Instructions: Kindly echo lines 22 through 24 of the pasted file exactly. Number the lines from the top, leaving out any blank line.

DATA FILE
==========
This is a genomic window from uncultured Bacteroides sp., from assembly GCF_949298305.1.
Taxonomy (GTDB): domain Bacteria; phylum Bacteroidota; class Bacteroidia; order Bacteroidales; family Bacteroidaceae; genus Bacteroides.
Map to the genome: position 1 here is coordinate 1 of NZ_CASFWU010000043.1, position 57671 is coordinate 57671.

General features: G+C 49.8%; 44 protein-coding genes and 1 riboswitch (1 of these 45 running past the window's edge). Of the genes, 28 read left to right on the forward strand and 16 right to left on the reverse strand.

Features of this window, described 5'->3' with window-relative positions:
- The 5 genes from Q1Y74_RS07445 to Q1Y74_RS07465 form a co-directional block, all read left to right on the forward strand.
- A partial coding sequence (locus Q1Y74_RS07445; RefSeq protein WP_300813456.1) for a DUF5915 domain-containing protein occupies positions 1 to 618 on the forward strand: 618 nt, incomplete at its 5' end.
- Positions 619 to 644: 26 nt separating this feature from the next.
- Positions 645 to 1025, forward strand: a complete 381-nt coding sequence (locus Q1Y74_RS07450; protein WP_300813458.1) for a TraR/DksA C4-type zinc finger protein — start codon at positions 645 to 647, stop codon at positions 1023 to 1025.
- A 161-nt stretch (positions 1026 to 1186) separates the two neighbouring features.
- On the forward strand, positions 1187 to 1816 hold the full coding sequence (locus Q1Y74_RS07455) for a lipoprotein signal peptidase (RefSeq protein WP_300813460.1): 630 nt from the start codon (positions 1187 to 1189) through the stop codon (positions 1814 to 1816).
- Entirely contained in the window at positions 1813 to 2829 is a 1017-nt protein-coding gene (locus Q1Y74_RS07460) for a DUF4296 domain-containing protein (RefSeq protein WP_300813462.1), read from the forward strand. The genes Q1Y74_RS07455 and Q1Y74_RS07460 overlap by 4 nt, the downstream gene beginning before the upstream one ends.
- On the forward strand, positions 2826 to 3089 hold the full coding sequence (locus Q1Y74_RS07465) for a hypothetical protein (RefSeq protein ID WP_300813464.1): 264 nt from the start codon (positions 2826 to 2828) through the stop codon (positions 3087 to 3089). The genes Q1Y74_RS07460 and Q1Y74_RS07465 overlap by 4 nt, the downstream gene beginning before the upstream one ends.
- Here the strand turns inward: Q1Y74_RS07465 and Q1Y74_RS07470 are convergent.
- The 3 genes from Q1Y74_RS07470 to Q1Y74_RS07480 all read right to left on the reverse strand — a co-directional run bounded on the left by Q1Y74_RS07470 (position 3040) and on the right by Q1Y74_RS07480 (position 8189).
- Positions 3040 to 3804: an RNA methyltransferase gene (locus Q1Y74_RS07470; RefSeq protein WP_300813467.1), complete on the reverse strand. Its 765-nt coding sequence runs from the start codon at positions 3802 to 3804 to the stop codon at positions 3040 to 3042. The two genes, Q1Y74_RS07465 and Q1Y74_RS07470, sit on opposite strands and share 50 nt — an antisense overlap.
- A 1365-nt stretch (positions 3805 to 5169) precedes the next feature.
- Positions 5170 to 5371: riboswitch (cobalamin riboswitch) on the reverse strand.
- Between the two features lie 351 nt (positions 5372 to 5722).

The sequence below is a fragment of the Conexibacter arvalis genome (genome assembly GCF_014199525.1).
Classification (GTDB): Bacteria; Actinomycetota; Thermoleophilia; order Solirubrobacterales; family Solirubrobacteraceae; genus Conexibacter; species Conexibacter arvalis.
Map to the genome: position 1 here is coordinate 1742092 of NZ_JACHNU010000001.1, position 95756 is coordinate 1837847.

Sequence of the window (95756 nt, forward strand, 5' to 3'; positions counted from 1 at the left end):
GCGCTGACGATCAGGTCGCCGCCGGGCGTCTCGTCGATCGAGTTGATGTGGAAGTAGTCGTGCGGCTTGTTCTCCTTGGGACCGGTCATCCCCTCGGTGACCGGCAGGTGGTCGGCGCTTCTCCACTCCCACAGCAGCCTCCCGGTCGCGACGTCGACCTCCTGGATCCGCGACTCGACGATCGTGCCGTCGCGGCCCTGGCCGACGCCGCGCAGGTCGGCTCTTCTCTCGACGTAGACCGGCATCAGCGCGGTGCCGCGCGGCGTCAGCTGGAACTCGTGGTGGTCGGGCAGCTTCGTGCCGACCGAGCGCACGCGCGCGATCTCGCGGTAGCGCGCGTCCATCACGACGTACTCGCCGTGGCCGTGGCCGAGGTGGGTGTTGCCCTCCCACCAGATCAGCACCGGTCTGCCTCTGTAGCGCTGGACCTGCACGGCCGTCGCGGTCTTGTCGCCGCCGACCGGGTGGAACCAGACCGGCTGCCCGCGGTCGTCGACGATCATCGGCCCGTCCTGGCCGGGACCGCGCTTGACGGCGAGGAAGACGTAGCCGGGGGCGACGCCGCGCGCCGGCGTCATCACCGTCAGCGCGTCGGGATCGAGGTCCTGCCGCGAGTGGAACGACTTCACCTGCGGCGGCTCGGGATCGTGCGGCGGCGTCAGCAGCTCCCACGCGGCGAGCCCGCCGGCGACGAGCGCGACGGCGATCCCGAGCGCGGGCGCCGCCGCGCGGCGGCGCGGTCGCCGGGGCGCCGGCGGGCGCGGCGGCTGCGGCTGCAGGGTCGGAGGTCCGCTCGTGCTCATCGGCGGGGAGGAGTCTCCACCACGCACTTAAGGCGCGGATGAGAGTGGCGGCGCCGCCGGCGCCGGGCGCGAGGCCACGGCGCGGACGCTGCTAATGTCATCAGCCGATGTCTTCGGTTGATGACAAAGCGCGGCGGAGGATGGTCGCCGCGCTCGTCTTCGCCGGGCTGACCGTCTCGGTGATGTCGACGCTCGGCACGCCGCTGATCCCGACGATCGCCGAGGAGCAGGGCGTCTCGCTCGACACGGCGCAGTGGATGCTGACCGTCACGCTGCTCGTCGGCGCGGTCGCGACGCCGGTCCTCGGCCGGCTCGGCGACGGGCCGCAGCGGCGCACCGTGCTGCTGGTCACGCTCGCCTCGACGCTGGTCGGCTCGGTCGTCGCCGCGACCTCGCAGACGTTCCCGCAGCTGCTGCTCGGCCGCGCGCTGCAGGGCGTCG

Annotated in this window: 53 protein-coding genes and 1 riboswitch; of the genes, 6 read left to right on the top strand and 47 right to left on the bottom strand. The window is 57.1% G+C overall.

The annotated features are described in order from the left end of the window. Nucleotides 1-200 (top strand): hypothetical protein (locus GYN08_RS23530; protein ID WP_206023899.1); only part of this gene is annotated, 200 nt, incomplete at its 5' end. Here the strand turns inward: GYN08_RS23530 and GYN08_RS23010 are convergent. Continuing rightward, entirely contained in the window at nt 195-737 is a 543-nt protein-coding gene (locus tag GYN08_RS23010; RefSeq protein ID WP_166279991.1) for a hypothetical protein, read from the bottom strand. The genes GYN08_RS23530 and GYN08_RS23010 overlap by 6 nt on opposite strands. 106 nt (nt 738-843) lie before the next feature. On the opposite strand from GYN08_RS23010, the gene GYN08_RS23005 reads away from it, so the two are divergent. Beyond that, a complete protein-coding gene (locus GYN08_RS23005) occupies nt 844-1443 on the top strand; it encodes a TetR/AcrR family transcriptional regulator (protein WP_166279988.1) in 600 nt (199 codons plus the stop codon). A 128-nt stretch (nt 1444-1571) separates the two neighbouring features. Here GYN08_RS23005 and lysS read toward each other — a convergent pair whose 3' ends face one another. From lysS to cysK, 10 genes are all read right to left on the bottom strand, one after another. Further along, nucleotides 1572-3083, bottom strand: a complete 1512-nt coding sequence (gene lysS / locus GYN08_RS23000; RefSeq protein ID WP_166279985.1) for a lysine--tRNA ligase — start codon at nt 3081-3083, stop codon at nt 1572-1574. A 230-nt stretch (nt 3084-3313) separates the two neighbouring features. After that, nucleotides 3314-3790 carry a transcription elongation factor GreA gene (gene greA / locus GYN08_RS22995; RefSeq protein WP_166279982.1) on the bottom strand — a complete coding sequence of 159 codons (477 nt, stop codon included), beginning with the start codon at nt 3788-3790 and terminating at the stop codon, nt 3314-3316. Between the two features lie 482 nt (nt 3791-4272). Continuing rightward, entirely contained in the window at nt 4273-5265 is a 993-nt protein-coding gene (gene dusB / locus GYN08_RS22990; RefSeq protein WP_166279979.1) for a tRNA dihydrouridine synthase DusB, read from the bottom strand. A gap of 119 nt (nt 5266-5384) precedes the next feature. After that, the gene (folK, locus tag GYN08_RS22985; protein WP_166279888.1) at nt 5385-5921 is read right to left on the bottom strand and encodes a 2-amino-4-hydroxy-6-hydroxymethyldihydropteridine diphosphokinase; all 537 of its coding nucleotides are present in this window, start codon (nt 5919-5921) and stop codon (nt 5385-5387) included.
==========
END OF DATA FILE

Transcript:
Map to the genome: position 1 here is coordinate 1742092 of NZ_JACHNU010000001.1, position 95756 is coordinate 1837847.

Sequence of the window (95756 nt, forward strand, 5' to 3'; positions counted from 1 at the left end):
GCGCTGACGATCAGGTCGCCGCCGGGCGTCTCGTCGATCGAGTTGATGTGGAAGTAGTCGTGCGGCTTGTTCTCCTTGGGACCGGTCATCCCCTCGGTGACCGGCAGGTGGTCGGCGCTTCTCCACTCCCACAGCAGCCTCCCGGTCGCGACGTCGACCTCCTGGATCCGCGACTCGACGATCGTGCCGTCGCGGCCCTGGCCGACGCCGCGCAGGTCGGCTCTTCTCTCGACGTAGACCGGCATCAGCGCGGTGCCGCGCGGCGTCAGCTGGAACTCGTGGTGGTCGGGCAGCTTCGTGCCGACCGAGCGCACGCGCGCGATCTCGCGGTAGCGCGCGTCCATCACGACGTACTCGCCGTGGCCGTGGCCGAGGTGGGTGTTGCCCTCCCACCAGATCAGCACCGGTCTGCCTCTGTAGCGCTGGACCTGCACGGCCGTCGCGGTCTTGTCGCCGCCGACCGGGTGGAACCAGACCGGCTGCCCGCGGTCGTCGACGATCATCGGCCCGTCCTGGCCGGGACCGCGCTTGACGGCGAGGAAGACGTAGCCGGGGGCGACGCCGCGCGCCGGCGTCATCACCGTCAGCGCGTCGGGATCGAGGTCCTGCCGCGAGTGGAACGACTTCACCTGCGGCGGCTCGGGATCGTGCGGCGGCGTCAGCAGCTCCCACGCGGCGAGCCCGCCGGCGACGAGCGCGACGGCGATCCCGAGCGCGGGCGCCGCCGCGCGGCGGCGCGGTCGCCGGGGCGCCGGCGGGCGCGGCGGCTGCGGCTGCAGGGTCGGAGGTCCGCTCGTGCTCATCGGCGGGGAGGAGTCTCCACCACGCACTTAAGGCGCGGATGAGAGTGGCGGCGCCGCCGGCGCCGGGCGCGAGGCCACGGCGCGGACGCTGCTAATGTCATCAGCCGATGTCTTCGGTTGATGACAAAGCGCGGCGGAGGATGGTCGCCGCGCTCGTCTTCGCCGGGCTGACCGTCTCGGTGATGTCGACGCTCGGCACGCCGCTGATCCCGACGATCGCCGAGGAGCAGGGCGTCTCGCTCGACACGGCGCAGTGGATGCTGACCGTCACGCTGCTCGTCGGCGCGGTCGCGACGCCGGTCCTCGGCCGGCTCGGCGACGGGCCGCAGCGGCGCACCGTGCTGCTGGTCACGCTCGCCTCGACGCTGGTCGGCTCGGTCGTCGCCGCGACCTCGCAGACGTTCCCGCAGCTGCTGCTCGGCCGCGCGCTGCAGGGCGTCG